The State of California is looking to ban tobacco sales from the general population of the state. This may have to do with the fact that it’s a dangerous drug that is too readily available to individuals born after January 1st, 2007. When it gets signed into law, this state bill would indicate that around two-thousand seventy-three people would have to show identification to reveal that they are all at least older than 67. It’s all in accordance with the school of thought that the next generation of kids in California will kick their habits of smoking if it’s not so easy to sell. Of course, there’s likely to be a lot of push-back. In particular, from the tobacco industry. They themselves are fighting to keep access towards the U.S. market. But should it be made into law, the industry is going to sue the government in order to block it. There’s a likely chance to challenge the ban at the ballot box, while letting voters stop it from taking effect. Such a ban might impact many individuals in the California job market as it’s also likely to cause a repercussion althroughout the California economy. This is according California Association of Retail Tobacconists.
There are plenty of people that believe in spite of the odds, the ban will still prevail if it passes Legislature. The ban is modeled after a law from New Zealand that had been enacted in the last year after a banning of tobacco products to any person that had been born after January 1st, 2009. So historically, it works. But not only in international waters. For instance, within the United States, in Brookline, Mass., a law had been passed that stopped tobacco products being sold to anyone born after January 1st 2000, which remains in effect to this very day.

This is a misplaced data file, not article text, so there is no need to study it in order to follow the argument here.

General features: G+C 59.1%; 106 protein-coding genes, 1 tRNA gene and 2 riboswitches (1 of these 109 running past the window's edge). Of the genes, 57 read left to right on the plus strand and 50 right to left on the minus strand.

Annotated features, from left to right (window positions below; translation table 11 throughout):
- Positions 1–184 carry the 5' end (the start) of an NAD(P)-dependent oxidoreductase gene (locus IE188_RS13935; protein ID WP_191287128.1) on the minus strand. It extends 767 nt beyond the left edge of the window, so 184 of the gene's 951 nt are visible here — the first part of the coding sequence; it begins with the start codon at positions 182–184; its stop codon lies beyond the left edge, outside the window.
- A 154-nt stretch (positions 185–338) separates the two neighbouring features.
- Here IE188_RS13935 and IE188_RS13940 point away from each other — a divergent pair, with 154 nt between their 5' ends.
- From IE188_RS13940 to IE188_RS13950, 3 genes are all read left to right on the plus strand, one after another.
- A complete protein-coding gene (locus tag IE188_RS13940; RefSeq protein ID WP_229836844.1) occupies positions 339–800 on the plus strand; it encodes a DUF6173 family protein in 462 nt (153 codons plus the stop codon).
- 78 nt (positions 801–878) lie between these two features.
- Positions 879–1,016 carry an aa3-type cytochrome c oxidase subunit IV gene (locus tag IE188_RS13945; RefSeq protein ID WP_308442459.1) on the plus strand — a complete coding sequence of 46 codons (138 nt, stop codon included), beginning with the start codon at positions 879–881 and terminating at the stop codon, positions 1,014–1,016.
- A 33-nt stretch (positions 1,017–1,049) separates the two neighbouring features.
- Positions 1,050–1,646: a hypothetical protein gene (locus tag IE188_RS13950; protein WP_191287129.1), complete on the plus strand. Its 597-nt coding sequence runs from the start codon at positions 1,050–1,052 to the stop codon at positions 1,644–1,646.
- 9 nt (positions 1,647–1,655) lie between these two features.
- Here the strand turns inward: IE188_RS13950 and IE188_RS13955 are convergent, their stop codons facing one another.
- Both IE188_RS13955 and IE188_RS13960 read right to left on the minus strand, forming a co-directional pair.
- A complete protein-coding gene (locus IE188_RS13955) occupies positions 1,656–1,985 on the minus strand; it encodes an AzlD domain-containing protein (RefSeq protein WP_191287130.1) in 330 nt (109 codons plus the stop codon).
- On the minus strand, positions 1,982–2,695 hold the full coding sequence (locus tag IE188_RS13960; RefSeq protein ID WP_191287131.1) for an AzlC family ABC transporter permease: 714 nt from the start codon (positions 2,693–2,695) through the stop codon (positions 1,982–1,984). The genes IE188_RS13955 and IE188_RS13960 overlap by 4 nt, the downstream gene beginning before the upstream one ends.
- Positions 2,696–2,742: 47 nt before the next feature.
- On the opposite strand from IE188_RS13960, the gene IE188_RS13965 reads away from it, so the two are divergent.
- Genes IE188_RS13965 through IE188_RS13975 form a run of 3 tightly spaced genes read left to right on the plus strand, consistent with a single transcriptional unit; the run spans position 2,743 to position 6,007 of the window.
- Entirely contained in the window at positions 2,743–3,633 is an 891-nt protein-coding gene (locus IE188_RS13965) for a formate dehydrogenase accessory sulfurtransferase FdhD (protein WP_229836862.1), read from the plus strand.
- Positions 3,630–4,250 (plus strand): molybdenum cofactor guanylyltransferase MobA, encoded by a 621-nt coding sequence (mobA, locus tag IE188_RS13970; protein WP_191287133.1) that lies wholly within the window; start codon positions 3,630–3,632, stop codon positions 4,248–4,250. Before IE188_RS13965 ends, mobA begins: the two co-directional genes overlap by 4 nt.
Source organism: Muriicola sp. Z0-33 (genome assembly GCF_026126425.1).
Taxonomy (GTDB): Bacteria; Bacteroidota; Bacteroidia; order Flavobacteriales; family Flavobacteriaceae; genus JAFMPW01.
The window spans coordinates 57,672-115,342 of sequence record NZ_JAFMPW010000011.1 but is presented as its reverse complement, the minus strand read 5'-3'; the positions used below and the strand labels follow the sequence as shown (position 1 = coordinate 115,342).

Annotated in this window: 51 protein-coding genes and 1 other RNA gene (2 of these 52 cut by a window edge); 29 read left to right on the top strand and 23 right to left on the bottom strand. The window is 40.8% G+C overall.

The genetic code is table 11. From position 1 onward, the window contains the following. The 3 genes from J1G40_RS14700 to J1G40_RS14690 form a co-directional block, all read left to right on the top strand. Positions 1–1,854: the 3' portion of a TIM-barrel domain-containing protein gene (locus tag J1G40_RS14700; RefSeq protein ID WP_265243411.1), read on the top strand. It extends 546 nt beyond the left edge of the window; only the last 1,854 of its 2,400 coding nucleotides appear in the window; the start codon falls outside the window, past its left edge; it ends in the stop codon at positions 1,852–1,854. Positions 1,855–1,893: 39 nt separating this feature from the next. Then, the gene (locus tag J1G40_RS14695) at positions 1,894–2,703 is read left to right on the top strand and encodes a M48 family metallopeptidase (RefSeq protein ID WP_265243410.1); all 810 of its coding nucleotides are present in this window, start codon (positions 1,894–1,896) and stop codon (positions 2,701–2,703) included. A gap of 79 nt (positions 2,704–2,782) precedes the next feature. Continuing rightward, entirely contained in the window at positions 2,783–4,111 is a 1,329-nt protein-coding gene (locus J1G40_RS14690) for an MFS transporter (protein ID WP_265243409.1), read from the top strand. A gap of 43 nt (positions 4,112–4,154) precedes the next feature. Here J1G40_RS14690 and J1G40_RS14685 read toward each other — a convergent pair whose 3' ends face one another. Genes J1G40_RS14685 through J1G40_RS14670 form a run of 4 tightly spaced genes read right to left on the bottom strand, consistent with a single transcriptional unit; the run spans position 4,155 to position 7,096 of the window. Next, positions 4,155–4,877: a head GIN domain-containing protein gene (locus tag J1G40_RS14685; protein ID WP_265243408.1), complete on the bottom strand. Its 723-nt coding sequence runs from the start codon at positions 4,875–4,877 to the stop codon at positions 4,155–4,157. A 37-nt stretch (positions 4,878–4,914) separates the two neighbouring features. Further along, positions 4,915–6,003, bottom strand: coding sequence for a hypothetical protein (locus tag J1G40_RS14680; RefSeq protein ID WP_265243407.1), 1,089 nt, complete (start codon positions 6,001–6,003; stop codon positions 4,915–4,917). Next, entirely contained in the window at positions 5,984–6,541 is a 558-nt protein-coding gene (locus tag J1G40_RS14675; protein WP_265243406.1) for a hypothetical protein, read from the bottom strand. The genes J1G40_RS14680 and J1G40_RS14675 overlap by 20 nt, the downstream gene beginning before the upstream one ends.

California Governor Gavin Newsom had been signing a law banning the sale of flavored tobacco products in the state. And that was something that really ticked off the tobacco industry. To the point where they were asking voters to block the law. But being that it took effect anyway, that milestone in the fight against big cigar is only the beginning of a new approach to preventing dangerous habits in debilitating health.
Now, the new state bill will fine retailers.
It’s likely that the bill isn’t going to change the minds of individuals but rather shift the business mentality of certain companies. As it should change, because there’s a likelihood that taxpayers could save so much money if the nicotine and tobacco trade to younger developing minds could simply slow to halt.
As far as marijuana goes, the U.S. Centers for Disease Control and Prevention are steadfast in their belief that marijuana usage contains just as many of the similar toxins and cancer-causing chemicals have been found in tobacco smoke. More research may become crucial soon but for now, there is limited amounts of leads that reveal ties between chronic marijuana and testicular cancer.
Such a ban is likely to eliminate the income for California, as the state has been able to collect beyond $1.5 billion in tobacco taxes of 2021 alone, all as according to the knowledge of the California Department of Tax and Fee Regulation.